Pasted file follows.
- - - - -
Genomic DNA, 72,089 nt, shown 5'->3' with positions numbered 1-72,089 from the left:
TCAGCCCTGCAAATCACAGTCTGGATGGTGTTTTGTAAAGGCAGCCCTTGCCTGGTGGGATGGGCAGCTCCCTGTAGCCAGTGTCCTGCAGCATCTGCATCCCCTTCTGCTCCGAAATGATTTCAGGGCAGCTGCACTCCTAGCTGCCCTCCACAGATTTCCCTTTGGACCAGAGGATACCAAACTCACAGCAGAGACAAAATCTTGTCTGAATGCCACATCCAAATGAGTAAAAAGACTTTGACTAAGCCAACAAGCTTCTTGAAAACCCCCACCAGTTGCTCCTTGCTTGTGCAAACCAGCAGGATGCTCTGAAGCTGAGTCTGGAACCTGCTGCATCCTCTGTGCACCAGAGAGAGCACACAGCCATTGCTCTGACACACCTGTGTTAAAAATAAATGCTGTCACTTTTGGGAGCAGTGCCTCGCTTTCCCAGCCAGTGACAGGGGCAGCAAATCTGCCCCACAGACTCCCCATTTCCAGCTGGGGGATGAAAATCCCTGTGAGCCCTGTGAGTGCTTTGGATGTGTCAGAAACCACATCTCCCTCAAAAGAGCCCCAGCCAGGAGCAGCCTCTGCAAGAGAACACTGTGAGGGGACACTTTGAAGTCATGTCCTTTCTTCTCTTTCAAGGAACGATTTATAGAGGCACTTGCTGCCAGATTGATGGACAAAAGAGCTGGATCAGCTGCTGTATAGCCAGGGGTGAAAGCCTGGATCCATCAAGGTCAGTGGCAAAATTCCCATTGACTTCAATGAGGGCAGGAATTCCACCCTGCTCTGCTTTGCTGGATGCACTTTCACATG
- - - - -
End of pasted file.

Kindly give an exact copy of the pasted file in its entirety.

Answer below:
Genomic DNA, 72,089 nt, shown 5'->3' with positions numbered 1-72,089 from the left:
TCAGCCCTGCAAATCACAGTCTGGATGGTGTTTTGTAAAGGCAGCCCTTGCCTGGTGGGATGGGCAGCTCCCTGTAGCCAGTGTCCTGCAGCATCTGCATCCCCTTCTGCTCCGAAATGATTTCAGGGCAGCTGCACTCCTAGCTGCCCTCCACAGATTTCCCTTTGGACCAGAGGATACCAAACTCACAGCAGAGACAAAATCTTGTCTGAATGCCACATCCAAATGAGTAAAAAGACTTTGACTAAGCCAACAAGCTTCTTGAAAACCCCCACCAGTTGCTCCTTGCTTGTGCAAACCAGCAGGATGCTCTGAAGCTGAGTCTGGAACCTGCTGCATCCTCTGTGCACCAGAGAGAGCACACAGCCATTGCTCTGACACACCTGTGTTAAAAATAAATGCTGTCACTTTTGGGAGCAGTGCCTCGCTTTCCCAGCCAGTGACAGGGGCAGCAAATCTGCCCCACAGACTCCCCATTTCCAGCTGGGGGATGAAAATCCCTGTGAGCCCTGTGAGTGCTTTGGATGTGTCAGAAACCACATCTCCCTCAAAAGAGCCCCAGCCAGGAGCAGCCTCTGCAAGAGAACACTGTGAGGGGACACTTTGAAGTCATGTCCTTTCTTCTCTTTCAAGGAACGATTTATAGAGGCACTTGCTGCCAGATTGATGGACAAAAGAGCTGGATCAGCTGCTGTATAGCCAGGGGTGAAAGCCTGGATCCATCAAGGTCAGTGGCAAAATTCCCATTGACTTCAATGAGGGCAGGAATTCCACCCTGCTCTGCTTTGCTGGATGCACTTTCACATG